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Oecologia

, Volume 186, Issue 3, pp 793–803 | Cite as

Linking intraspecific trait variability and spatial patterns of subtropical trees

  • En-Rong YanEmail author
  • Liu-Li Zhou
  • Han Y. H. Chen
  • Xi-Hua Wang
  • Xiang-Yu Liu
Community ecology – original research

Abstract

The importance of intraspecific trait variability (ITV) to the spatial distribution of individual species is unclear. We hypothesized that intraspecific trait dispersions underlying niche processes deviate more from null model expectations, by reducing their spread (range and variance), kurtosis, and standard deviation of near-neighbor distance, for species with aggregated than those with random distributions. The link between species’ spatial distributions and ITV patterns was examined using an individual tree-based trait data set, in which specific leaf area, mean leaf area, leaf dry matter content, and diameter at breast height were measured for 18,773 stems of 45 species in a 4.84 ha mapped subtropical forest plot in China. The nearest-neighbor distance analysis showed that, of 45 species, 14 species were distributed in random and 31 species were distributed in aggregation, while no species was distributed in uniform in the plot. The dispersions of all studied traits in species with an aggregated distribution on average deviated more strongly from the null expectation than those in species with a random distribution and that the extent of deviation was negatively associated with the degree of spatial randomness across species. Our results indicate that niche processes are primarily responsible for the spatial structure of species with aggregated distributions, while stochastic processes drive those with random distributions. Our results highlight the fundamental role of ITV in shaping spatial patterns of co-existing species.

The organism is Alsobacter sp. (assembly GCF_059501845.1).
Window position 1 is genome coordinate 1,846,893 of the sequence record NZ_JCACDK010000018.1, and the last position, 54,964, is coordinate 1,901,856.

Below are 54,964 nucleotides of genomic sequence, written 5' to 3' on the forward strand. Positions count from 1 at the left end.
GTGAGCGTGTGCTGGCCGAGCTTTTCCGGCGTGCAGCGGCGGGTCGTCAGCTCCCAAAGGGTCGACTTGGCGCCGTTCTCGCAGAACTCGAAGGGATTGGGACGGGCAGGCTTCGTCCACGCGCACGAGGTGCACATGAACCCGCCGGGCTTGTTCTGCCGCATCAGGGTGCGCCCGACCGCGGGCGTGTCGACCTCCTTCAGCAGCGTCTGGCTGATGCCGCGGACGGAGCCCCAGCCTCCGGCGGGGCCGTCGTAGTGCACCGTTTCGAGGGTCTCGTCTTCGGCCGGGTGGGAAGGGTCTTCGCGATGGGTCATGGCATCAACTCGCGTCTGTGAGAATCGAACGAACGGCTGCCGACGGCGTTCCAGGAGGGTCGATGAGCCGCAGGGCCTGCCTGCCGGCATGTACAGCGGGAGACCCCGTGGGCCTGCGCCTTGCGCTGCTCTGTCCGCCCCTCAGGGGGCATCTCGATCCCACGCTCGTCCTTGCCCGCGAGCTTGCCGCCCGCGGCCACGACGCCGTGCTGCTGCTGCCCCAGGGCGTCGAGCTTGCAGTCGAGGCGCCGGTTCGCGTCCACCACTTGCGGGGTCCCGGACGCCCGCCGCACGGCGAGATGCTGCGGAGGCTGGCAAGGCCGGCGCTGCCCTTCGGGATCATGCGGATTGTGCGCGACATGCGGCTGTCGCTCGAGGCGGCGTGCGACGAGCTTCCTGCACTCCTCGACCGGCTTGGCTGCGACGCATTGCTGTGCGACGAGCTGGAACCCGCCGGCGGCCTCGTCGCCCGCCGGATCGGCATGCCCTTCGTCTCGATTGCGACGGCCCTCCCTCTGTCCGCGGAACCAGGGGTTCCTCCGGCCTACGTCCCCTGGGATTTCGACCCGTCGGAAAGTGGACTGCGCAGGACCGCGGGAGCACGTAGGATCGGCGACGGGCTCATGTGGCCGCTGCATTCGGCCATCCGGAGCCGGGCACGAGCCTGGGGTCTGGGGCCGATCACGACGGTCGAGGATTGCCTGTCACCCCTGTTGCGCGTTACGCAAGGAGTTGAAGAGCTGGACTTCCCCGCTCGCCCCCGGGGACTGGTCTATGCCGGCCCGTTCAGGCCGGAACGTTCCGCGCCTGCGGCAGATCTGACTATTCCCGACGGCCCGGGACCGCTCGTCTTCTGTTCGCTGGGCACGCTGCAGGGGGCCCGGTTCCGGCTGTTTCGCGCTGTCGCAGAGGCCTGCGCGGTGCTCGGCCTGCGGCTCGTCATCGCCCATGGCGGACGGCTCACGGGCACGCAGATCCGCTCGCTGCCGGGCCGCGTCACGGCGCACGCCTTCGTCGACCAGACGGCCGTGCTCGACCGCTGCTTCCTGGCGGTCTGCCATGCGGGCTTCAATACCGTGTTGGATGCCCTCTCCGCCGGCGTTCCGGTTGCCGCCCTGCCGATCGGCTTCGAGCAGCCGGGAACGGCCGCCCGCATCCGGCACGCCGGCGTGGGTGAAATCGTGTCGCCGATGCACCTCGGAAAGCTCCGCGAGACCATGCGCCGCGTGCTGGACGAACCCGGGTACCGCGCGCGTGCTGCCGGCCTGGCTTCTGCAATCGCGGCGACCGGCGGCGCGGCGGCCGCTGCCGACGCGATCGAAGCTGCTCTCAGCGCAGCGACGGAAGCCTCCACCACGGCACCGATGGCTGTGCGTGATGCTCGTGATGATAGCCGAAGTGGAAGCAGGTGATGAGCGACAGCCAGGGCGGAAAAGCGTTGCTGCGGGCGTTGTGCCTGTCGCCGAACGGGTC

Keywords

Aggregated distribution Environmental filtering Evergreen broadleaved forest Niche differentiation Stochastic processes 

Notes

Acknowledgements

The authors would like to thank Min Guo, Qiang Zhong, Meng Kang, Yue Xu, Yilu Xu, Xiaodong Yang, Haixia Huang, Zhihao Zhang, Baowei Sun, Wenji Ma, Qingru Shi, Minshan Xu, Yaotao, Zhao, Qingqing Zhang, and Arshad Ali for their assistance in the field and laboratory, and Eric Searle and Shekhar Biswas for editorial comments. We are also grateful to Fangliang He for advice on the mapping of the studied plot. This study was supported by the National Natural Science Foundation of China (Grant Nos. 31670438 and 31770467).

Author contribution statement

ERY and HYHC designed the study and wrote the manuscript. ERY, LLZ, XHW, and XYL conducted the study. LLZ and HYHC analyzed the data.

Supplementary material

442_2017_4042_MOESM1_ESM.docx (1.7 mb)
Supplementary material 1 (DOCX 1745 kb)

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Copyright information

© Springer-Verlag GmbH Germany, part of Springer Nature 2018

Authors and Affiliations

  1. 1.Forest Ecosystem Research and Observation Station in Putuo Island, School of Ecological and Environmental SciencesEast China Normal UniversityShanghaiChina
  2. 2.Tiantong National Station for Forest Ecosystem Research, School of Ecological and Environmental SciencesEast China Normal UniversityShanghaiChina
  3. 3.Shanghai Key Lab for Urban Ecological Processes and Eco-Restoration, School of Ecological and Environmental SciencesEast China Normal UniversityShanghaiChina
  4. 4.Faculty of Natural Resources ManagementLakehead UniversityThunder BayCanada

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